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Invited Commentary
April 2016

Syncope and the Risk of a Subsequent Motor Vehicle Crash

Author Affiliations
  • 1Department of Medicine, University of Toronto, Toronto, Ontario, Canada
  • 2Evaluative Clinical Sciences Program, Sunnybrook Research Institute, Toronto, Ontario, Canada
  • 3Institute for Clinical Evaluative Sciences, Toronto, Ontario, Canada
  • 4Division of General Internal Medicine, Sunnybrook Health Sciences Centre, Toronto, Ontario, Canada
  • 5Center for Leading Injury Prevention Practice Education & Research, Toronto, Ontario, Canada

Copyright 2016 American Medical Association. All Rights Reserved. Applicable FARS/DFARS Restrictions Apply to Government Use.

JAMA Intern Med. 2016;176(4):510-511. doi:10.1001/jamainternmed.2015.8617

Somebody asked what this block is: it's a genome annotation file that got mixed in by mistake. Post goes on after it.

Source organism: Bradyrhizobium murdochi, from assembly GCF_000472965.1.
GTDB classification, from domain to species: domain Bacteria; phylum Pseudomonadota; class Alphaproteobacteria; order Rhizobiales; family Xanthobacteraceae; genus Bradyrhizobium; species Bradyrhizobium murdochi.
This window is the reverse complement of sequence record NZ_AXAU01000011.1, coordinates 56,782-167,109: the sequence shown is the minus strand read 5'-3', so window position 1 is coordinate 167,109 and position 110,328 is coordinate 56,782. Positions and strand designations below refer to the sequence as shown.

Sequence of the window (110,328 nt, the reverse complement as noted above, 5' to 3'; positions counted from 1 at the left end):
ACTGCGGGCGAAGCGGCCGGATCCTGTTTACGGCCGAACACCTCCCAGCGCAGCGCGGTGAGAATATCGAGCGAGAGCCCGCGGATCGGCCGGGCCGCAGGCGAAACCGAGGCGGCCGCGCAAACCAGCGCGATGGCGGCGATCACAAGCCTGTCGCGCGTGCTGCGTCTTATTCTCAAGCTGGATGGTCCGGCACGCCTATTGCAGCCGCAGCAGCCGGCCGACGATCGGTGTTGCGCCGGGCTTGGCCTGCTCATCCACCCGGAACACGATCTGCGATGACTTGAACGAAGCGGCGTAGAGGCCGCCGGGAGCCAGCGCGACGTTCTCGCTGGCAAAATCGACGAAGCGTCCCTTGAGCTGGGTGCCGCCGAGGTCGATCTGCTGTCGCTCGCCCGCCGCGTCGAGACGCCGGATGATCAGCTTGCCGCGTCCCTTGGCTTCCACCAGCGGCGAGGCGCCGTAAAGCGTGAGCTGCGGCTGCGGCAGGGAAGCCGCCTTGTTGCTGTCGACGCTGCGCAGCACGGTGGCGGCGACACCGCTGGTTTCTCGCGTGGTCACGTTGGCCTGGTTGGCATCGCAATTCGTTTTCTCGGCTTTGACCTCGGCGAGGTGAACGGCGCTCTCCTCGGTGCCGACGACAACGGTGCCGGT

A 44-year-old man was driving northbound along Interstate I-81 in Pennsylvania under clear sunny skies in the mid-afternoon on Wednesday, November 25, 2015 (the day before the Thanksgiving holiday).1 He fell unconscious, crossed a grassy median, and crashed into an oncoming tractor-trailer truck. He died instantly, as did his 12-year-old child passenger. This case is not unique and now becomes one more anonymized statistic among the 90 traffic fatalities that occur on an average day in the United States.2 About a third involve drivers known to have an underlying medical illness such as a cardiac, neurologic, or psychiatric disorder.3 Almost all of these drivers visit a physician in the year before their motor vehicle crash.3

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